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Today we are going to take a look at non-promotional joint ventures. This entire month we have looked at different forms of joint venture partnerships from successful examples, creative ideas, and joint venture cautions. But not all joint venture partnerships need to be promotional or marketed. There are a number of different ways you can have a joint partnership that doesn’t require marketing. We will take a look at a few today.

Sharing The Cost of Consumables

One way to benefit with a simple joint partnership is to buy consumables such as napkins, straws, plates, or to-go boxes in bulk quantity. The cost and supplies are then shared between two or more different restaurants. In this way you can get

the largest discounts on bulk ordering while not having to sit on large quantities of products. Check your local laws on this. Typically, this is perfectly fine with consumables and paper products but may cause legal or health code issues when trying to buy items such as liquor or food in bulk. This bulk buying is typically beneficial when restaurants share a close proximity or reside in the same building due to transportation time and cost. If your restaurant is in a food court this may be very beneficial assuming you do not have to order these products through the franchisor.

Sharing Printing Costs

Want to print better looking signs, table tents, and posters but don’t want to spend the money on the printer, and the ink, and the paper, and repairs. Well a printing partnership could be beneficial.

First, you could partner with a professional print shop and work out a deal to pay in gift cards. In this way, you are essentially buying printing at food cost instead of at full value. Their employees can then meet clients at your restaurant and use the gift cards to cover the cost of dinner or they can use them as a reward for good employees.

Second, if you can’t partner with a print shop, you may be able to partner with another restaurant or business or two and share the costs of printing supplies. Work out an agreement where one restaurant purchases the printer and another restaurants supply paper and ink. After the initial buy, charge everyone a per print cost and record who is printing what. This cost then goes to buy more supplies and the surplus, if any, can go to help pay back the cost of the printer or be placed in reserve for printer repairs or replacement. In this way, it is likely less costly to print as you are paying the cost of supplies instead of the extra markup for labor and overhead that a print shop would have. This is great for photo quality prints for posters, mailers, or other promotions.

Sharing Best Practices

Another great way to gain value from a joint venture partnership that isn’t a promotional method, is sharing best business practices. As mentioned as a warning in the past, do not discuss price fixing or anything else illegal unless you want some serious fines or jail time. Some things you can discuss are disciplinary procedures, inventory techniques, marketing ideas, simple drink recipes, organizational health ideas, the process for offering employee benefits, tip out procedures, and basic wages (again nothing illegal here, such as wage fixing, improper tip reporting, or forced gratuity that isn’t taxed.)

Sharing Forms or Systems

Do you have a great form that you use that makes your job easier? Do you struggle with the way your POS tickets ring up? Talk with another restaurant about exchanging information. Share your forms or systems with another restaurant to get some help in a struggling area while helping them with one of their problem areas.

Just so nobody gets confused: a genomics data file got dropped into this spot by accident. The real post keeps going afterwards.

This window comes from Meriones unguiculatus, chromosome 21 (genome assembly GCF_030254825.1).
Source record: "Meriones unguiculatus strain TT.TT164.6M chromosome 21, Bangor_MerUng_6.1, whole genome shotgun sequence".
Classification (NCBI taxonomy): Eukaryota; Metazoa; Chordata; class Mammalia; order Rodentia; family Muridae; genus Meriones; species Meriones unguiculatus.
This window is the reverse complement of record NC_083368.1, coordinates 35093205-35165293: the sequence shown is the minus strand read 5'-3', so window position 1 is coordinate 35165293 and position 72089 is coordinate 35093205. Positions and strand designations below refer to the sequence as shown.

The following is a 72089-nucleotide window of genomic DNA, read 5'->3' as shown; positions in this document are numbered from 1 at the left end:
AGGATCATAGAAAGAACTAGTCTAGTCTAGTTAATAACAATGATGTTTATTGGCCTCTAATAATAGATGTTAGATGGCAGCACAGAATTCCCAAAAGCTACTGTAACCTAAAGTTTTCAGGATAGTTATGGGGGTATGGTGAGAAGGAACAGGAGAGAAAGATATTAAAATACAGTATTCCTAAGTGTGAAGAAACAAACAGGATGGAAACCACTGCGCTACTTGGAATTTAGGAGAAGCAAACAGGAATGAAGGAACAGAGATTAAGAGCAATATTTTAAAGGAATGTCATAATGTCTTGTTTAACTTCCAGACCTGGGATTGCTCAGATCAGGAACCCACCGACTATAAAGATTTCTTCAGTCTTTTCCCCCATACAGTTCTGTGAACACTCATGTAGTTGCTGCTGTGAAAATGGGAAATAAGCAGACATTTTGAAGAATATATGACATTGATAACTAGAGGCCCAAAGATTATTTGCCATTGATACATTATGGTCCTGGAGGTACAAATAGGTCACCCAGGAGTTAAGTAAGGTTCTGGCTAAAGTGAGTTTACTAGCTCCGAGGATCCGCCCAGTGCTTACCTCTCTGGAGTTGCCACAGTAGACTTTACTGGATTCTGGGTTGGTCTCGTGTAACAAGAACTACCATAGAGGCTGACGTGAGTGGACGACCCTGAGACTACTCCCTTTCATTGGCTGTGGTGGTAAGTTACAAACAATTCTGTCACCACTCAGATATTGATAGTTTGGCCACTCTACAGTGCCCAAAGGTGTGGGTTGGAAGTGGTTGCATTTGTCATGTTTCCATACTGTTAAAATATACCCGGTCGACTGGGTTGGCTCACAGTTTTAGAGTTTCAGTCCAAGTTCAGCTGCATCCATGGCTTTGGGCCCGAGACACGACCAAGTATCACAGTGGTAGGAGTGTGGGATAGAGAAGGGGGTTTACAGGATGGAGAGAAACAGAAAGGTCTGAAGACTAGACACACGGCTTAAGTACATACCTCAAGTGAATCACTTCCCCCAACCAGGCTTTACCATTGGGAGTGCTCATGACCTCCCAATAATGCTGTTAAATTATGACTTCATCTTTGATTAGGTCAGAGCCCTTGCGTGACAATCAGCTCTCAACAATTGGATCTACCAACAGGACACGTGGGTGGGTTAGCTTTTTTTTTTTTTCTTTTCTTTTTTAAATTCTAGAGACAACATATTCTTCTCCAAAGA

Sharing Job Candidates

Sharing job candidates may seem a bit odd, but can be very beneficial to both companies. If you have read our article on doing open interviews for hiring and implemented the process, you’ve likely had rounds where you get too many candidates that you like and have to eliminate good candidates. How about recommending them to another restaurant that you are partners with? While it may seem bad initially it can actually help you, your partner, and the candidate. Since the candidate is likely going to work for some other restaurant if they are applying by you, why not make your partner stronger rather than having them go to a competitor? Done properly you could partner with an Mexican restaurant if you were an Italian restaurant and that way the candidate isn’t going to another true competitor in the Italian niche.

Say to this candidate, “We really liked you, but we just unfortunately do not have enough positions available right now. We are partnered with ‘Sombreros’ and I would happily give you a recommendation for an interview there if you are interested.” Obviously, call your partner first to make sure they have openings. By doing this, you are saying ‘no’ but giving an alternative, which should help PR as well. Additionally, you are helping a good server get a job, which is great because every restaurant should have great service.

Alternatively, you can also get great servers recommended to you as well. When your partner interviews great candidates that they do not have room for they will call you with prospects. This can save you time on interviewing while getting a pre-screen on several candidates for free.

Target a partner that is in the same income level demographic as you, with similar business volume and entree price. In this way, a candidate is more likely to interview for the other company if needed, as they are likely to make a similar income.

This entire month we have discussed what joint venture partnerships are and why they can be very beneficial. Now that you have your ideas and know the benefits, get out there and form partnerships with other businesses and start reaping the rewards!